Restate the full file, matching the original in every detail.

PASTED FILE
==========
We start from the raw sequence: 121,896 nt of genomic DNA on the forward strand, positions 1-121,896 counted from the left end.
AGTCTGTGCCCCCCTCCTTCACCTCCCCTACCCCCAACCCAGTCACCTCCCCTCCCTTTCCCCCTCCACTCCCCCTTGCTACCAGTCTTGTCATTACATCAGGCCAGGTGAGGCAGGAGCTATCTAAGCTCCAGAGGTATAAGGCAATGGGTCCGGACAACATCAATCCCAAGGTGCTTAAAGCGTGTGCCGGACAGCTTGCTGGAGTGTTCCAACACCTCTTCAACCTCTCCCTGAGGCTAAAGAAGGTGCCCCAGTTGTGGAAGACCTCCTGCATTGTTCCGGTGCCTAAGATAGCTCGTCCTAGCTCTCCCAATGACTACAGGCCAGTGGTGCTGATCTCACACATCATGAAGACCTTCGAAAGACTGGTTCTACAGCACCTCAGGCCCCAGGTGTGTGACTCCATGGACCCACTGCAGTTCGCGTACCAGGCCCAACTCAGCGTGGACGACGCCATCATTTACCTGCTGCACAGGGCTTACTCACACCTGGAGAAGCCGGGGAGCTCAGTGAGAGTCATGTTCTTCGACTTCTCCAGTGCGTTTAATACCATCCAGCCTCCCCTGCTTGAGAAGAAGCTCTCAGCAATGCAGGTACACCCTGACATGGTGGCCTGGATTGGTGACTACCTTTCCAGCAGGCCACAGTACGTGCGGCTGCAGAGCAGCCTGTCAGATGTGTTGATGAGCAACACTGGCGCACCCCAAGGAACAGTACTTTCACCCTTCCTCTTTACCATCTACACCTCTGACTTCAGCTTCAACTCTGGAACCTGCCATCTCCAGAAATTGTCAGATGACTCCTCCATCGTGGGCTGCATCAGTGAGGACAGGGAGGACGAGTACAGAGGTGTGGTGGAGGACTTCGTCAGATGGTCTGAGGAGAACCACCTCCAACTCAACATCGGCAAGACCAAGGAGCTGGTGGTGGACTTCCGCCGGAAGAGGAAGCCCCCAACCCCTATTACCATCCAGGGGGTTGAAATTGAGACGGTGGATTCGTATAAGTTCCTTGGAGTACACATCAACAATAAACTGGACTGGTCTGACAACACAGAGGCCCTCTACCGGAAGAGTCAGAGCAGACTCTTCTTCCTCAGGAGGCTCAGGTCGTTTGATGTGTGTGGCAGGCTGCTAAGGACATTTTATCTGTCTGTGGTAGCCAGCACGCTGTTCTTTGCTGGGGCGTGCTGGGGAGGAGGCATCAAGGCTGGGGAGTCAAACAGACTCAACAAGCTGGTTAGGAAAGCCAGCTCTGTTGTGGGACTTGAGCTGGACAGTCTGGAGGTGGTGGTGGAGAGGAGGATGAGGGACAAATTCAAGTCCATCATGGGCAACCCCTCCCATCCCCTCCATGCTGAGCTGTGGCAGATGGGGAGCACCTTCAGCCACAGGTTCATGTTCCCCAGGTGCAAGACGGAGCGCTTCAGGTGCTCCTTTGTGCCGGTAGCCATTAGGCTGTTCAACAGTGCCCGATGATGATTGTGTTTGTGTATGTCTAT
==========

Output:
We start from the raw sequence: 121,896 nt of genomic DNA on the forward strand, positions 1-121,896 counted from the left end.
AGTCTGTGCCCCCCTCCTTCACCTCCCCTACCCCCAACCCAGTCACCTCCCCTCCCTTTCCCCCTCCACTCCCCCTTGCTACCAGTCTTGTCATTACATCAGGCCAGGTGAGGCAGGAGCTATCTAAGCTCCAGAGGTATAAGGCAATGGGTCCGGACAACATCAATCCCAAGGTGCTTAAAGCGTGTGCCGGACAGCTTGCTGGAGTGTTCCAACACCTCTTCAACCTCTCCCTGAGGCTAAAGAAGGTGCCCCAGTTGTGGAAGACCTCCTGCATTGTTCCGGTGCCTAAGATAGCTCGTCCTAGCTCTCCCAATGACTACAGGCCAGTGGTGCTGATCTCACACATCATGAAGACCTTCGAAAGACTGGTTCTACAGCACCTCAGGCCCCAGGTGTGTGACTCCATGGACCCACTGCAGTTCGCGTACCAGGCCCAACTCAGCGTGGACGACGCCATCATTTACCTGCTGCACAGGGCTTACTCACACCTGGAGAAGCCGGGGAGCTCAGTGAGAGTCATGTTCTTCGACTTCTCCAGTGCGTTTAATACCATCCAGCCTCCCCTGCTTGAGAAGAAGCTCTCAGCAATGCAGGTACACCCTGACATGGTGGCCTGGATTGGTGACTACCTTTCCAGCAGGCCACAGTACGTGCGGCTGCAGAGCAGCCTGTCAGATGTGTTGATGAGCAACACTGGCGCACCCCAAGGAACAGTACTTTCACCCTTCCTCTTTACCATCTACACCTCTGACTTCAGCTTCAACTCTGGAACCTGCCATCTCCAGAAATTGTCAGATGACTCCTCCATCGTGGGCTGCATCAGTGAGGACAGGGAGGACGAGTACAGAGGTGTGGTGGAGGACTTCGTCAGATGGTCTGAGGAGAACCACCTCCAACTCAACATCGGCAAGACCAAGGAGCTGGTGGTGGACTTCCGCCGGAAGAGGAAGCCCCCAACCCCTATTACCATCCAGGGGGTTGAAATTGAGACGGTGGATTCGTATAAGTTCCTTGGAGTACACATCAACAATAAACTGGACTGGTCTGACAACACAGAGGCCCTCTACCGGAAGAGTCAGAGCAGACTCTTCTTCCTCAGGAGGCTCAGGTCGTTTGATGTGTGTGGCAGGCTGCTAAGGACATTTTATCTGTCTGTGGTAGCCAGCACGCTGTTCTTTGCTGGGGCGTGCTGGGGAGGAGGCATCAAGGCTGGGGAGTCAAACAGACTCAACAAGCTGGTTAGGAAAGCCAGCTCTGTTGTGGGACTTGAGCTGGACAGTCTGGAGGTGGTGGTGGAGAGGAGGATGAGGGACAAATTCAAGTCCATCATGGGCAACCCCTCCCATCCCCTCCATGCTGAGCTGTGGCAGATGGGGAGCACCTTCAGCCACAGGTTCATGTTCCCCAGGTGCAAGACGGAGCGCTTCAGGTGCTCCTTTGTGCCGGTAGCCATTAGGCTGTTCAACAGTGCCCGATGATGATTGTGTTTGTGTATGTCTAT